Skip to main content
Related Content
Document Type
  • Ship History
Wars & Conflicts
  • Spanish-American War 1898
File Formats
  • Image (gif, jpg, tiff)
Location of Archival Materials

Saginaw (Side-wheel Steamer)

Saginaw (Side-wheel Steamer), 1860-70. Built at the Mare Island Navy Yard in 1859. Naval History and Heritage Command photograph. (NH 2012)

Saginaw (Side-wheel Steamer), 1860-70. Built at the Mare Island Navy Yard in 1859. Naval History and Heritage Command photograph. (NH 2012)

Saginaw was built at Mare Island Navy Yard, California, and was commissioned on 5 January 1860. During the next 10 years, the side-wheel steamer served in China, Mexico, Central America, and the Alaska Territory. With an expected increase in trade between the Far East and the United States, Saginaw was assigned to Midway Island to support efforts to create a possible coaling station there, as a halfway point. Saginaw arrived in March 1870 with a team of engineers and divers to survey, deepen, and widen the channel through the reef at the lagoon entrance. After seven months and several supply trips to Honolulu, the mission concluded and Saginaw departed Midway on 29 October 1871 for San Francisco. A stop at Ocean Island (Kure Atoll) a day later proved fateful as the ship was grounded on a reef while approaching the island. The 93-man crew managed to move most of the equipment and stores from the ship to the uninhabited island before it was destroyed by the surf.

The crew realized that their only chance of rescue was to seek help. On 18 November, Lieutenant John G. Talbot, an 1866 graduate of the United States Naval Academy and Saginaw’s executive officer, volunteered to lead a crew of four men, and navigate the ship’s gig, to facilitate a rescue from Hawaii. As they neared the Hawaiian Island of Kauai 31 days and some 1,500 miles later, their boat capsized in the breakers, throwing the men into the water. Only Coxswain William Halford survived to obtain help. As the sole survivor, and despite injuries, Coxswain Halford made his way to Honolulu to get help for the remaining crewmembers of Saginaw. The rescue vessels arrived on 4 January 1871. For his gallant and heroic efforts, Coxswain Halford was awarded the Medal of Honor.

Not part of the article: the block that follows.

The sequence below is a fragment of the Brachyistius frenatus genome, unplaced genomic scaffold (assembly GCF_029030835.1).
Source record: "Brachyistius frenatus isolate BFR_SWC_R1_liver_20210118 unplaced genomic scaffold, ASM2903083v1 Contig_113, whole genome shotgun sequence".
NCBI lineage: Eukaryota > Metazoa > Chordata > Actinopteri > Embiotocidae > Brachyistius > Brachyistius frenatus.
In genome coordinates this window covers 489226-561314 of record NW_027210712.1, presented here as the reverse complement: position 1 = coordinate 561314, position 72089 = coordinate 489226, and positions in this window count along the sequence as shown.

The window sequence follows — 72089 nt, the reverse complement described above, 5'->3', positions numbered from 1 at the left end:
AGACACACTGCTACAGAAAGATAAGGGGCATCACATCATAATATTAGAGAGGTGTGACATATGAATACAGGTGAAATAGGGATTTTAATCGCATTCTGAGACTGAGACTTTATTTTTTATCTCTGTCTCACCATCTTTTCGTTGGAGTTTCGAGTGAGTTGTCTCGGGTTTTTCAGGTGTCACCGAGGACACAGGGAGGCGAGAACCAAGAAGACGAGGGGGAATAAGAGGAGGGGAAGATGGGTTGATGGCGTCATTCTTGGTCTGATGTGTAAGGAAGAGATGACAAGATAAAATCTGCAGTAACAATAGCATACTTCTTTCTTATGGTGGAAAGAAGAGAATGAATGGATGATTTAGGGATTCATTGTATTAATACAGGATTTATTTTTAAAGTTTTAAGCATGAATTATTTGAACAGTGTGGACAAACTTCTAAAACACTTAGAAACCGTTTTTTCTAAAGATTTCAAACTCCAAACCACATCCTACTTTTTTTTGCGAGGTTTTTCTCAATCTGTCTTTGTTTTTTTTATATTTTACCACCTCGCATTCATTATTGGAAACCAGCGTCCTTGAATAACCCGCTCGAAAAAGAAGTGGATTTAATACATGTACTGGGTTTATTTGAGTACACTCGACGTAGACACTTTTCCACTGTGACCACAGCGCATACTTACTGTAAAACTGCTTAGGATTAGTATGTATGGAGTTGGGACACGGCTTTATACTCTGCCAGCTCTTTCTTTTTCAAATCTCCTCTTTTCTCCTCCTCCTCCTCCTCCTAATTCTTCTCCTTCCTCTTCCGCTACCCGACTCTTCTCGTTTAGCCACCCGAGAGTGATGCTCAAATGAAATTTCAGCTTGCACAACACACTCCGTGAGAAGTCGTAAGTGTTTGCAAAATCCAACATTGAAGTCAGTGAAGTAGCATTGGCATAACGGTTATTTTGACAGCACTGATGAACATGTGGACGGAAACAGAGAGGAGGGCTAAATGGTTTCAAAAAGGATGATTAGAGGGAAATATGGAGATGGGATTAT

Saginaw's gig survived being capsized in the breakers and is currently in the collection of the Naval History Heritage Command.

Saginaw (Side-wheel Steamer)

USNA Preble Hall podcast

The Loss of USS Saginaw, by Jeffery Bowdoin, Curator, Naval History and Heritage Command

Additional Resources
USS Saginaw archival and artifact holdings at the U.S. Naval Academy Museum
U.S. Navy Shipwrecks in Hawaiian Waters: an Inventory of Submerged Naval Properties (2003) (755 KB pdf download)
Papahānaumokuākea Marine National Monument: American side wheel steamer USS Saginaw

Further Reading
The Last Cruise of the Saginaw, by George H. Read. Cambridge, MA: The Riverside Press, 1912. (The first-hand account of the shipwreck of Saginaw in 1870 and the rescue of the author and his fellow crewmembers in 1871.)

Selected Imagery
USS Saginaw photo collection
USS Saginaw rescue photo collection

painting of Saginaw at sea

The Gig of the Saginaw, by Stanley Owens Davis, Sr., USNR (1917-1958), oil on canvas, painted in 1937. Gift of the artist's wife, Margaret Davis, and his son, LCDR Stanley Owens Davis, Jr., USN, to the Naval War College Museum. 

Saginaw cross section

Paint cross-section from the Saginaw gig, viewed with visible light (left) and UV fluorescence (right). The nearly dozen layers the gig received during its service are being analyzed by conservators to determine the best course of conservation treatment.

Published: Tue Nov 01 17:19:27 EDT 2022